Will my upcoming Royal Caribbean cruise be canceled because of the coronavirus pandemic?

20 Mar 2020
Matt Hochberg

Perhaps no other question is on the lips of so many Royal Caribbean cruisers these days as if their upcoming cruise in the next few months will actually sail or not.

In fact, the question is not relegated to sailings leaving in the next 30, 60 or even 90 days.  Some of our readers are curious about cruises around Thanksgiving, Christmas and even into 2021.

The impact of the COVID-19 pandemic and the resulting shutdowns, social distancing and month-long suspension of cruises has almost everyone contemplating what to expect next.

The short answer to the question of if your cruise will sail or not is: no one knows, yet. If you have a Royal Caribbean cruise coming up, unfortunately the only thing we can do at this point is wait and see.

The official word from Royal Caribbean is their, "goal is to resume operations on April 11th, 2020." 

It seems the cruise lines, the airlines, hotels, Pizza Hut and pretty much every business is in a "wait and see" pattern.  What we know and policies and new guidelines are changing on a daily basis.

It is equally possible the situation will improve as it pertains to the spread of coronavirus, just as much as it could deteriorate. 

Royal Caribbean is working to comply with guidance from CDC, WHO, public health authorities around the world, and the Cruise Lines International Association (CLIA). They are balancing the need to operate their business, with the health needs, regulations and best practices that are emerging and changing every day.  All of this makes predicting the future incredibly difficult.

Unfortunately, there is little way to accurately predict what to expect weeks and months from now, so we are all in a "wait and see" state.

What about cruises to Canada or Europe? Ports are already closed off, so how could my cruise sail?

We are seeing some countries elect to close off its cruise ports in the first days and weeks of the coronavirus pandemic, leading cruisers to question how any sailing to these regions could possibly take place.

Canada announced a ban on cruise ships until July 1, Spain has its ports closed, along with New Zealand.

Royal Caribbean has not commented on the situation in any of these countries, nor provided any guidance on what to expect beyond April 11.

Ultimately, all the cruise lines are betting on things rapidly improving. 

If Royal Caribbean was to cancel sailings for another month or two, and then the situation where to change where they could sail, it would be impossible to "un-cancel" a sailing. For all intents and purposes, the strategy right now appears to be keep the sailing going, and cancel when it is absolutely, positively clear the sailing must be canceled.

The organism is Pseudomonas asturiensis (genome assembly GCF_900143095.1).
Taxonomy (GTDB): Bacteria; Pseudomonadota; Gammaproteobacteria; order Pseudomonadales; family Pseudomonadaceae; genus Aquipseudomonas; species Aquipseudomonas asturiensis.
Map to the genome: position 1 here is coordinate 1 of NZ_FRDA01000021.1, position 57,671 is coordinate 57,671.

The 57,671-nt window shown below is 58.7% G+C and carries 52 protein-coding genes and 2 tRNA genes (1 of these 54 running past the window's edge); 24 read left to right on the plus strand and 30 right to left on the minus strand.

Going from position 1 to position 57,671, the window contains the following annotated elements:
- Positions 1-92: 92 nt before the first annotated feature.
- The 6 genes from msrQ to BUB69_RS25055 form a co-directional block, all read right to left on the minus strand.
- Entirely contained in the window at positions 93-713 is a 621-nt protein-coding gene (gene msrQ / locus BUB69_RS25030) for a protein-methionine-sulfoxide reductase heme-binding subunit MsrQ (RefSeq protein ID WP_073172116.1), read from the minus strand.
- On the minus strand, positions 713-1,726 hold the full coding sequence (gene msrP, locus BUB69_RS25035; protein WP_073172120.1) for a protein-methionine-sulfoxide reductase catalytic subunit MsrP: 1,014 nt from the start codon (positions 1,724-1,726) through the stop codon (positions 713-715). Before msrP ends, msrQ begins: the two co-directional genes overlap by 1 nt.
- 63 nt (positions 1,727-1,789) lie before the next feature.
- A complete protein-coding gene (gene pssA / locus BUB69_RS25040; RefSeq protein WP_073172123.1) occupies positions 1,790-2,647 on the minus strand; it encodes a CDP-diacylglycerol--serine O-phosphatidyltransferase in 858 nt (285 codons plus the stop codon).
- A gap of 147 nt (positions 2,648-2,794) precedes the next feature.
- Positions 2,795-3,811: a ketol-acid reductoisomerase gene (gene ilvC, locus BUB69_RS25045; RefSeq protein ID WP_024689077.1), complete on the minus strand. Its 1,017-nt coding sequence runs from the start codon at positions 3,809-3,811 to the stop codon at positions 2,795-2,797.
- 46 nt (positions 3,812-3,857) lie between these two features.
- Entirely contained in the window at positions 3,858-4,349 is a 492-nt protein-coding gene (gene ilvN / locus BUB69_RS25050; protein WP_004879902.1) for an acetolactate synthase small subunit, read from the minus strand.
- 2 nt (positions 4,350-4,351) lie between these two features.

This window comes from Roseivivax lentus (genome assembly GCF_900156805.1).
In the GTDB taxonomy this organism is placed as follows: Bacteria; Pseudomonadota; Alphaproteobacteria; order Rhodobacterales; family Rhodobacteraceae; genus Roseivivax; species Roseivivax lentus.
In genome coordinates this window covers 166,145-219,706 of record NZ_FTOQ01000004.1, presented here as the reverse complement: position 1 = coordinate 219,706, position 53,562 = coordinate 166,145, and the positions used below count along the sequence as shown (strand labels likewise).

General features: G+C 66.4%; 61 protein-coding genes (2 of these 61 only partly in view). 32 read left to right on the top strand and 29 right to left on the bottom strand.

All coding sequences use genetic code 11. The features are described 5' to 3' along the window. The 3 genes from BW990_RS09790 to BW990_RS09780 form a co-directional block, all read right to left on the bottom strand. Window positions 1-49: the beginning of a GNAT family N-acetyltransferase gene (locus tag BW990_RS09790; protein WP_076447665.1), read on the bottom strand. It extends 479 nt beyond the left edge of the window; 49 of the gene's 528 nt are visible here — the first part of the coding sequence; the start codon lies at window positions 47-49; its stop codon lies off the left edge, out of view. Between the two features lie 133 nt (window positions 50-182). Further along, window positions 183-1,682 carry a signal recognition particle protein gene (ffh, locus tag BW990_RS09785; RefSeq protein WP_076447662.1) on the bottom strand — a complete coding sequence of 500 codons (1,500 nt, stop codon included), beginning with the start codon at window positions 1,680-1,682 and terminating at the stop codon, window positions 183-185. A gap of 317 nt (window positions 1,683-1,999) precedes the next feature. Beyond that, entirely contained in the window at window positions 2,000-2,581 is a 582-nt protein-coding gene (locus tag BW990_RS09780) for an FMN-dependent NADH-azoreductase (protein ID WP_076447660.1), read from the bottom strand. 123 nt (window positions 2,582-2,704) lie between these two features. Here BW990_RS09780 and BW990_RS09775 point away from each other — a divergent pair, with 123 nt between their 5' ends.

How will I know if my cruise is canceled?


When Royal Caribbean cancels a cruise, they will notify guests and their travel agents directly.

You can expect at the very least an email to the reservation holder, as well as the travel agent to inform them of the cruise cancelation, as well as refund options. 

If the suspension of cruises is extended, I will share that news on this blog as well.

If the current 30 day suspension of cruising is any indication, Royal Caribbean will provide plenty of time to decide on which refund option to choose. Your best bet is avoid trying to call Royal Caribbean, because hold times are usually excessive with many guests trying to get answers at once.

First and foremost, tap your travel agent for assistance in getting answers. There is also a self-service form for guests who want a refund that can expedite cancelation requests.

What you should expect going forward

Ordinarily, waiting until very close to a sail date would be quite difficult for most people to deal with in a logistical sense, but Royal Caribbean and the entire travel sector have relaxed cancellation and trip-change policies to a point there is little to no financial risk in waiting.

Royal Caribbean offers guests the Cruise with Confidence program, that allows cancellations up to 48 hours before sailing. Pretty much every airline is waving change fees and penalties as well. This means you have a great deal of flexibility in deciding to cancel your trip just days before your cruise is set to depart.

If we learned anything from the sailings that were canceled when Royal Caribbean took a 30-day voluntary suspension of cruises, it is that a change can come with little warning. The 30 days of canceled sailings was announced less than 24 hours prior to the first affected sailing was to depart. With there being still three weeks until that April 10 date to go, do not expect an answer soon.

Equally important, is guests on cancelled cruises received greater compensation than those that opted to cancel prior to the pause of sailings. If receiving a full refund (instead of a Future Cruise Credit) and/or extra money back is important to you, then you may consider waiting things out and letting Royal Caribbean make the decision for you.

The bottom line is we all have to wait and see what happens on a global scale, and evaluate what Royal Caribbean will do based on the situation at that time. No one enjoys to wait and see, but it is what every sector of business and government is engaged in doing during this unparalleled time.

Matt started Royal Caribbean Blog in 2010 as a place to share his passion for all things Royal Caribbean with readers. He oversees all the writers at Royal Caribbean Blog, and writes a great deal of content on a daily basis.  He has become one of the foremost experts on a Royal Caribbean cruise.

Over the years, he has reached Pinnacle Club status with Royal Caribbean's customer loyalty program.

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